Crack and the courts

Our view: Prosecutors shouldn't rely on an unfair disparity in drug sentencing rules to keep dangerous felons off the streets

November 30, 2011

Maryland U.S. Attorney Rod J. Rosenstein is warning that a recent revision to the federal sentencing guidelines for crack and powder cocaine possession will lead to the release of hundreds of dangerous criminals onto the streets. But before crying wolf about a new crime wave, he ought to consider federal prosecutors' role in creating what he describes as an impending disaster.

The fact is, most of the people currently in prison for drug violations aren't there because they committed violent crimes. On the contrary, the majority are low-level, nonviolent offenders who pose little threat to public safety. The reason they're still in prison isn't because they are more dangerous or violent than other drug offenders but because of the huge disparity in punishment between people convicted of selling crack cocaine and those guilty of selling the same drug in powder form.

Under the old sentencing guidelines, the penalty for possessing a gram of crack cocaine was the same as that for possessing 100 grams (or about 31/2 ounces) of powder cocaine, with a corresponding difference in mandatory minimum prison time. Given the devastating impact of addiction on families and communities from either form of cocaine, the disparity never made much sense as a drug abuse prevention strategy or public health policy. But it did disproportionately impact poor and minority communities where crack cocaine was more prevalent, leading to the arrest and conviction of hundreds of thousands of petty offenders who were sentenced to long prison terms.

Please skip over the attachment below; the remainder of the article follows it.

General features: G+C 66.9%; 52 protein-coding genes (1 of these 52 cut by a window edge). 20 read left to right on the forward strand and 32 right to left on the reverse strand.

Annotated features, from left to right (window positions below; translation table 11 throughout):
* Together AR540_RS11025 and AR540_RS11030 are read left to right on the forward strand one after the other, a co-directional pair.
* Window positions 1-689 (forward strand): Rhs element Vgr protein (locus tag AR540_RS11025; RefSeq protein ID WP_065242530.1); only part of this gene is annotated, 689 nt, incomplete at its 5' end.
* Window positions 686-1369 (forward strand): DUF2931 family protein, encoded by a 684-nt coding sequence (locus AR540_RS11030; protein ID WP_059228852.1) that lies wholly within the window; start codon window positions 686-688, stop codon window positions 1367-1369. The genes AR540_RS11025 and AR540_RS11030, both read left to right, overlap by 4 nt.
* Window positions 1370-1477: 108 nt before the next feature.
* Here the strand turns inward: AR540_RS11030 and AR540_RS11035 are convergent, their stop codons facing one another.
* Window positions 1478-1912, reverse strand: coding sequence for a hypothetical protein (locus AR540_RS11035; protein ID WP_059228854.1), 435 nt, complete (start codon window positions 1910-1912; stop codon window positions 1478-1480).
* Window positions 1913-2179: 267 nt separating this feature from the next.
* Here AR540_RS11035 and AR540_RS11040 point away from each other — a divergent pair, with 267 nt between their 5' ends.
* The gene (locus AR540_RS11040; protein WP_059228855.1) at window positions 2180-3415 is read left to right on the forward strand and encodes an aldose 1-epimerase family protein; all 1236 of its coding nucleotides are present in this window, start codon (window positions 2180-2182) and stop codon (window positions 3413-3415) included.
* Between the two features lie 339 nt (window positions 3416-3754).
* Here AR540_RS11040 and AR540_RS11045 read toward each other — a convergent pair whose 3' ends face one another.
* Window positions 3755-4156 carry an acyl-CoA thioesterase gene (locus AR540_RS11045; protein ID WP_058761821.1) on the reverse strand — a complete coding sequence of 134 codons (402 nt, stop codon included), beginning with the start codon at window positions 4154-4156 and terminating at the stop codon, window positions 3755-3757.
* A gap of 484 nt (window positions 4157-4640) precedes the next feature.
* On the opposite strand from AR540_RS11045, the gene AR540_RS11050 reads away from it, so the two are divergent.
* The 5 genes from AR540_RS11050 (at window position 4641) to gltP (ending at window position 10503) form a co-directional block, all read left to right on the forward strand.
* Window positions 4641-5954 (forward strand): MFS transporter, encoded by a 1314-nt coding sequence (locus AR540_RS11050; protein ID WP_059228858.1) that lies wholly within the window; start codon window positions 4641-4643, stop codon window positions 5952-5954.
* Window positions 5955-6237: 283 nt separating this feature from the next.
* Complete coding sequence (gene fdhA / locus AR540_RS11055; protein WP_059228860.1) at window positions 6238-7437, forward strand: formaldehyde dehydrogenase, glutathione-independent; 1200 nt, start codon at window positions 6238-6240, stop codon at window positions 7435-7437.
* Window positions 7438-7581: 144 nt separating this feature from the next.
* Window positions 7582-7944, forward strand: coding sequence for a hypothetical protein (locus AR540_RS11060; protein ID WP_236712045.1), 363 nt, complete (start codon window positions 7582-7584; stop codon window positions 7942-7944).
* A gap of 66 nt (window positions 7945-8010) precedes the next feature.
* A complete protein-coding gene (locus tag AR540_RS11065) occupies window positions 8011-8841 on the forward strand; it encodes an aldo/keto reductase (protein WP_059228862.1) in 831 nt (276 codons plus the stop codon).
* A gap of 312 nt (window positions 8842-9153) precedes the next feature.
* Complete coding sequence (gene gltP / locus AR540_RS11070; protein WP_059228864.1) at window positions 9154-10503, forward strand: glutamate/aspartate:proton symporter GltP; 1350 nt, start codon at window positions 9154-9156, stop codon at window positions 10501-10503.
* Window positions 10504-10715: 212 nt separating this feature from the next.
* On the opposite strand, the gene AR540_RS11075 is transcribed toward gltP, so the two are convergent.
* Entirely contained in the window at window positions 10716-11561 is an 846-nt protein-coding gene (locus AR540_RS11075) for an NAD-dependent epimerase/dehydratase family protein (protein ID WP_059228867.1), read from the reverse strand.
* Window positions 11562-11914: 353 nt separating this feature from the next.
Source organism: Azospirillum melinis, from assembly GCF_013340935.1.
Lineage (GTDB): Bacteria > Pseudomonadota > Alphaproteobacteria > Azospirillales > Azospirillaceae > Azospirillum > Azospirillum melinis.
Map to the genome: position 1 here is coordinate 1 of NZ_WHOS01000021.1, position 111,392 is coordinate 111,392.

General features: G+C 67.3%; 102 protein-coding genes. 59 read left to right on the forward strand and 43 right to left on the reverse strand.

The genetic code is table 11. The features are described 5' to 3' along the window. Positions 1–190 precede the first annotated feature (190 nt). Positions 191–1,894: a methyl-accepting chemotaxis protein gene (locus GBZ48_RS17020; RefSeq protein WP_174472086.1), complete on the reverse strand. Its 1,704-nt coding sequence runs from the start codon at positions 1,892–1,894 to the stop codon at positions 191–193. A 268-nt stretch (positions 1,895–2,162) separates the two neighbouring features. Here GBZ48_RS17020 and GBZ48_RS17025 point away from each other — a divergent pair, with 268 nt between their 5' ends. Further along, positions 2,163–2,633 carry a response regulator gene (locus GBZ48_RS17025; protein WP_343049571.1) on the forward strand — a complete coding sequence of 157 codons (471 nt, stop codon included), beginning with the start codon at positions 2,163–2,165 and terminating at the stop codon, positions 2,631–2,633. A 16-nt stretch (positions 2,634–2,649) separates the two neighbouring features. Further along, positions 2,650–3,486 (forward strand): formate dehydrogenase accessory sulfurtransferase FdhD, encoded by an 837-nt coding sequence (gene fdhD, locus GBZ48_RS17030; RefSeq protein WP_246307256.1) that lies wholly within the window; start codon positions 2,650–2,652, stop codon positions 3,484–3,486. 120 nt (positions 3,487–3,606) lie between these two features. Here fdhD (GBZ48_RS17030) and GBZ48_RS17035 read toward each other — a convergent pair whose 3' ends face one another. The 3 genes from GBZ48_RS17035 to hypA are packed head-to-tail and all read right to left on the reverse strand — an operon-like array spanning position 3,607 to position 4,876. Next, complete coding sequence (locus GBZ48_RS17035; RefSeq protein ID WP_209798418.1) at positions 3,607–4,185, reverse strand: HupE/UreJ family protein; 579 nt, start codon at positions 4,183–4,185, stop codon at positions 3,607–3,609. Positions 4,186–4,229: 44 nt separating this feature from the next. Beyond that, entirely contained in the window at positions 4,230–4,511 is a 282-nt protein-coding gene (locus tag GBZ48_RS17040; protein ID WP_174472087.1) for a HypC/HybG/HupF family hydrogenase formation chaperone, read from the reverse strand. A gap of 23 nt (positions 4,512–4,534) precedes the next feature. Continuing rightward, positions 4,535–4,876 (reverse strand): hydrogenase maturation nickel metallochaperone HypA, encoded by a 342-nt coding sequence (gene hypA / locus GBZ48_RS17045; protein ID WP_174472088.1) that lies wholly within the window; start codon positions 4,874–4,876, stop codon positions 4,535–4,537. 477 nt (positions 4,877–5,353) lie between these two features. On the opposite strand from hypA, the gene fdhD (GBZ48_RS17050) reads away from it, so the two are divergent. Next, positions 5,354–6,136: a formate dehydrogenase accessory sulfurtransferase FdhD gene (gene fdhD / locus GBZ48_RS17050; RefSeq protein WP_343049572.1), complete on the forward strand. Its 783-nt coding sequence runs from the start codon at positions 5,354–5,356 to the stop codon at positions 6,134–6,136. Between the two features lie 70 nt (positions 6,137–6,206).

That's why the bipartisan U.S. Sentencing Commission was right to move last year to narrow the gap between how the two forms of the drug are treated by the courts — and to make the change retroactive so that people who were sentenced under the old rules can regain their freedom as well as a measure of justice. The offenders who are being released now haven't gotten away with anything; they've simply served terms more in line with what they would have served if the penalties for crack had been more equitable in the first place.

Which brings us back to Mr. Rosenstein's dire warning that violent offenders are being let out. If they are, it's because federal prosecutors didn't do their job when they settled for putting dangerous criminals away on drug charges rather than prosecute them for violent crimes such as murder, assault and armed robbery. It's harder to win such cases, however, so when the skewed drug laws presented prosecutors with the opportunity to convict defendants for crack possession and have them sentenced to prison for nearly as long as they would have been for violent crimes, it's not hard to understand why they chose the easier, safer course.

The problem, of course, is that the same skewed drug law that made crack cocaine possession tantamount to murder also scooped up thousands of people who had never committed a violent crime and were unlikely to pose a public safety threat. Prosecutors may have put some bad guys behind bars using the crack cocaine law's stiff penalties, but the victory came at the cost of thousands of others who were unfairly sentenced to excessively long prison terms. Federal prosecutors were perfectly happy to just lock them up and throw away the key.

The result is a prison system overflowing with low-risk, nonviolent drug offenders who could be better dealt with through treatment programs and supervised probation at far less cost to the city and state. Simply throwing more people into prison doesn't make us any safer; it diverts resources away from dealing with the truly dangerous violent offenders who commit most serious crime. Meanwhile, it exacts a terrible toll on nonviolent inmates, their families and communities.

If Mr. Rosenstein and his colleagues across the nation are concerned about keeping dangerous criminals off the streets, they should be going after them for the violent crimes they commit, not relying on a patently unfair and counterproductive disparity in drug sentencing laws to do the job for him.

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